Happy World EV day, have you got your slice of the future yet?

Today, the world is celebrating ‘EV DAY’. Usually when these global days come around I cringe a little bit, as they often seem like marketing efforts by particular industries,...

Today, the world is celebrating ‘EV DAY’. Usually when these global days come around I cringe a little bit, as they often seem like marketing efforts by particular industries, however this is one I can absolutely get behind.

Transitioning the world to electric vehicles will make a significant impact on reducing emissions from the transport and motorsport industries.

In 2020, EVs are still account for single digit percentages of market share, which is exactly why a day like EV DAY should be used to inform more people about the benefits of EV ownership.

Personally I had a goal of buying an EV for around 5 years and last September I was able to achieve that goal, buying a Tesla Model 3 Performance.

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I’ve also had the opportunity to drive the original Mitsibishi iMiev, the Nissan Leaf (2nd gen) and reviewed the Jaguar iPace and Tesla Model S and X.

Electric Vehicles have less parts, offer less maintenance, less charging costs than refueling and therefore the total cost of ownership is often less than a comprable ICE car.

Sure, the up-front sticker price for a vehicle purchase is higher, but if you plan on keeping your car for 5-10 years, then you’ll end up way ahead.

The single biggest cost for an electric vehicle is the battery, which is a price that is coming down, as battery development advances and mass-production scale delivers some economic savings.

For many EV owners, myself included, transitioning to an EV was actually not event about being ‘green’. The level of performance, and often range, is now exceeding that of ICE vehicles.

Electric Vehicles aren’t just killing the manual transmission, but also automatic gearboxes, with EVs offering the simplest driving you could ever imagine. Typically driving an EV is a one pedal experience, thanks to regenerative braking slowing the car as you ease off the accelerator.

While that experience may sound like a boring driving experience, I can attest that’s far from the reality. The Model 3 from Tesla offers a really exciting drive.

Tesla (and others) are leveraging software in a more meaningful way in EVs. The power delivery from the battery and traction control systems are all software-driven and makes what is an incredibly powerful car, incredibly easy and safe for almost anyone to drive.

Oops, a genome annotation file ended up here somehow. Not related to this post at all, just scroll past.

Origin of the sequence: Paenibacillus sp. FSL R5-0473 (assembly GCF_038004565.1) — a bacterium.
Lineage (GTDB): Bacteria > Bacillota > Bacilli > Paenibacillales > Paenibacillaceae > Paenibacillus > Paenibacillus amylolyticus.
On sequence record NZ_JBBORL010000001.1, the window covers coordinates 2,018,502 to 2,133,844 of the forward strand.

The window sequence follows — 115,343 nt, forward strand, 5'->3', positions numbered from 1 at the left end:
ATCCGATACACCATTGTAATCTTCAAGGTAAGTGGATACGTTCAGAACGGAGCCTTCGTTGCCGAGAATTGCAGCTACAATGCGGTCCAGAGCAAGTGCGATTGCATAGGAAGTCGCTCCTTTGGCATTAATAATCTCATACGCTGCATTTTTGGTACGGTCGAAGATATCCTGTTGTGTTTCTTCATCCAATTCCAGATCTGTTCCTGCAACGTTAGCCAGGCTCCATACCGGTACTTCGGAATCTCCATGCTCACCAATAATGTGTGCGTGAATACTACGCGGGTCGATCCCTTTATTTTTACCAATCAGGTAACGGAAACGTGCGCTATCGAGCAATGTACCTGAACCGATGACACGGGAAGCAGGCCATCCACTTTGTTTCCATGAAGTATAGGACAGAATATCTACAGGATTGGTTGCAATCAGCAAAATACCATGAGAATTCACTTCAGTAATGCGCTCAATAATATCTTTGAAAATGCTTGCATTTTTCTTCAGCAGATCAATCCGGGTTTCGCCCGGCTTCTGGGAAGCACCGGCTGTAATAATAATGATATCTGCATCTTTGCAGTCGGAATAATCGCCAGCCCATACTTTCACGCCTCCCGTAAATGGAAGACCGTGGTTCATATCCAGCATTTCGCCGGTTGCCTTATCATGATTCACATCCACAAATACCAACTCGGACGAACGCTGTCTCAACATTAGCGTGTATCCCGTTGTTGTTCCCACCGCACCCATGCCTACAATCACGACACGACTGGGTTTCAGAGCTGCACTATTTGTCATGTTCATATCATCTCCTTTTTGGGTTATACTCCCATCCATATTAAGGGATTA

While not available in all EVs, performance enthusiasts can also enjoy their car at the track with options like Track Mode. This allows those who enjoy motorsport, to continue racing, just guilt-free as motorsports is a very optional activity, very different than a daily commute or delivery driver which are required for society to function.

What’s great to see in recent years is the emergence of Motorsport categories like Formula E, and soon Extreme E, that race all-electric vehicles, showing fans that racing can be still exciting, despite the lack of noise.

As someone who used to drive a car with an aftermarket exhaust, I’ve now completely disconnected my brain from aligning noise to performance and speed. As a red blooded Aussie male, that took a while, but now having excessive noise produced as you plant your right foot, seems a ridiculous prospect.

Accelerating in an EV is easily one of the funnest experience you can have with your clothes on.

Finally there’s the opportunities for autonomous driving. While it’s technically possible to implement some autonomous features in an ICE car, it’s clear that automakers are aligning this technology with the next generation of vehicles (EVs).

Thankfully in 2020, almost all automakers have EV plans in place and some have committed in big ways, transitioning their product portfolio by producing as many as 20 EVs in the next 5-10 years.

As the competition comes from all angles, the price points will inevitably come down and I look forward to EVs becoming more approachable in the coming years. As keen as some owners may be to make the switch, finances may dictate that they’ll never be able to spend more than $30k on a car.

With range and performance clearly landing in EVs favour, the only remaining factor is price.

Hopefully, when this COVID situation settles down, EV owners can again give rides to friends and family and win some more hearts and minds over to the future of transport.

Happy EV Day everyone.

Let us know in the comments if you own an EV already, are planning on buying an EV for your next car, or don’t see an EV in your future.

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Vehicles

Creator of techAU, Jason has spent the dozen+ years covering technology in Australia and around the world. Bringing a background in multimedia and passion for technology to the job, Cartwright delivers detailed product reviews, event coverage and industry news on a daily basis.
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